Brainstorm: Confined users without wheel access

By the way, another possibility is to activate the root account and use it only in a separated TTY. So e.g., CTRL+ALT+F5 to switch from the GUI’s TTY to a normal terminal and than use only this one for logging in as root.

Formally, if you would use the same password for both (user+root), and if you log into both only directly (so not from within one account logging into the other), the user accounts themselves would never come in contact to your password, because if you only use it to log in, then it is the system that checks if the password matches, and if so, it logs you in as the respective user. Thus, the latter never comes in contact to with the actual password or its hash in /etc/shadow.

This means, you would have a separation, and could use the root account only when necessary for relevant actions.

Generally, this is not considered a good practice because it adds a strong social vulnerability: users tend to enter their password when they are asked for. We do this often intuitively. Especially when people are used to do admin stuff from within the account. Thus, if the GUI would be captured or leaked, the attacker would have also the password for root. This could thus bypass the separation by social means (in case you introduce this to prevent exploitation of captured / leaking GUI through malicious or vulnerable apps).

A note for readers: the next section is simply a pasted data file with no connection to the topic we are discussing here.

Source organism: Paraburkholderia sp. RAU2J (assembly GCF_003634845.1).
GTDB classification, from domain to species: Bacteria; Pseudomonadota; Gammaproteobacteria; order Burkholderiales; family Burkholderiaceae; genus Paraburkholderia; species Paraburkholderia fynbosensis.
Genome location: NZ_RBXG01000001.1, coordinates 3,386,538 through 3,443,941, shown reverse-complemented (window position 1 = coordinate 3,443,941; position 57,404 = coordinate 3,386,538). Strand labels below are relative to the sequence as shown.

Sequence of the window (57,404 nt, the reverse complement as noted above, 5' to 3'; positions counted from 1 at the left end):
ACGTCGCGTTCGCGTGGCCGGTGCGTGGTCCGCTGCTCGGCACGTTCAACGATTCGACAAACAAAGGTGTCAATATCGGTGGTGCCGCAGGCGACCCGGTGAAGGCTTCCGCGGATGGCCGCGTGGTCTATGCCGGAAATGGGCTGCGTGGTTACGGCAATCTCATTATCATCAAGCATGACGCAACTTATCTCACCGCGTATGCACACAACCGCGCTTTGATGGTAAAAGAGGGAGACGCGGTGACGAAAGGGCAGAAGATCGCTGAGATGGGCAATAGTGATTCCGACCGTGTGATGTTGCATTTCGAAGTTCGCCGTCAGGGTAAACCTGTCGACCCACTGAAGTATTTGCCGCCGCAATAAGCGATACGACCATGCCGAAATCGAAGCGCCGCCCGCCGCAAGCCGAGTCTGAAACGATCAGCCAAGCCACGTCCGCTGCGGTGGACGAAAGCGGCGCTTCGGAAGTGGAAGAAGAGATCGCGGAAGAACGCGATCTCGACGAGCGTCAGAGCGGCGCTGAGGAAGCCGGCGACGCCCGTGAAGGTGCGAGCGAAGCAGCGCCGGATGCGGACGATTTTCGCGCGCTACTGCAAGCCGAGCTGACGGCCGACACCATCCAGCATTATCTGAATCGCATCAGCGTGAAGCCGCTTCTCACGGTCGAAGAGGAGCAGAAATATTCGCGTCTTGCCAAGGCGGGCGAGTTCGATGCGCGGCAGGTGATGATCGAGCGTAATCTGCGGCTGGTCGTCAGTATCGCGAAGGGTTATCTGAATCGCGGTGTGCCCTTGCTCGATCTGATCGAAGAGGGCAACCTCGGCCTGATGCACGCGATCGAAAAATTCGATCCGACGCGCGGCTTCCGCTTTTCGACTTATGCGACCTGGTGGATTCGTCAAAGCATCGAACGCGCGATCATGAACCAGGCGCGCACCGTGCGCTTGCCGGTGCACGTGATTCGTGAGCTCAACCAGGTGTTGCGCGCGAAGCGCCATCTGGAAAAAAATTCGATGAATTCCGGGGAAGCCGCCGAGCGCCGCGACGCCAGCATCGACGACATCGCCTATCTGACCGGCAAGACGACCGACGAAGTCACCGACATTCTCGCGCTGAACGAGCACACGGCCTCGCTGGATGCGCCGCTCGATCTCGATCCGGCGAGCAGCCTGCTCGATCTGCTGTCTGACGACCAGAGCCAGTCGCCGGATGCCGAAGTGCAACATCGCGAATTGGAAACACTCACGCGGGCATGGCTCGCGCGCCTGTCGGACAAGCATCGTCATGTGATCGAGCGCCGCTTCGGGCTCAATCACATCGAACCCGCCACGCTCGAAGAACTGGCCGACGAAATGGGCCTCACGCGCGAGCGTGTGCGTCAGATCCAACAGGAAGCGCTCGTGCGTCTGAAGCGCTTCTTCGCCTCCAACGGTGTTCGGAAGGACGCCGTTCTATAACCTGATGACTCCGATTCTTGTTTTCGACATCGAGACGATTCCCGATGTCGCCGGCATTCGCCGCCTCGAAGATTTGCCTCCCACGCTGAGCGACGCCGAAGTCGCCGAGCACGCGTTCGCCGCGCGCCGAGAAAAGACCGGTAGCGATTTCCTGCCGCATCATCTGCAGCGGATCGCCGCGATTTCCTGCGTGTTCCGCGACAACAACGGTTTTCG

Anyway, separating root and the user account (at the best, as good practice, with separated passwords) is one way to avoid the user account to become the possibility to act as superuser. And to exclude any connection between GUIs and superuser.

With user_u (SELinux confinement) you could even forbid the user to even try su/sudo, but that does currently add some restrictions that break some functionalities and thus is not yet eligible for production use.

I felt so free and moved that comment.

I think it is interesting to discuss how user accounts without wheel access can work, and how root could be isolated more securely

I suspect run0 in systemd 256 will be a possible solution.
It has great isolation from the user’s env and defines what can be done using polkit, not the sudoers config.

1 Like

I think there is already a very long discussion, and several spin-off-topics that have been moved from there, that led to the Confined Users SIG :wink:

Concerning the post above, I just wanted to make sure that the “traditional” way still exists. This should not be forgotten. And even if the password is used twice, it doesn’t impact much of the security compared to using a sudo if the sudo has no restrictions anyway, while it might even create an increase of security in several circumstances given the higher separation and exclusion of the password from the actual user account and its GUI.

From another point of view, if something like sysadm_u or staff_u (SELinux confinement) is used within a GUI, even with using su/sudo, it increases isolation because it is then much harder for other processes to access the terminal/console that is running su/sudo and its respective inputs/outputs.

Added confined-users

on an experiment where I replaced sudo with doas on Fedora Kinoite, I had issues with shutdown, as there may be something hardcoded to require sudo.

This should be looked at with run0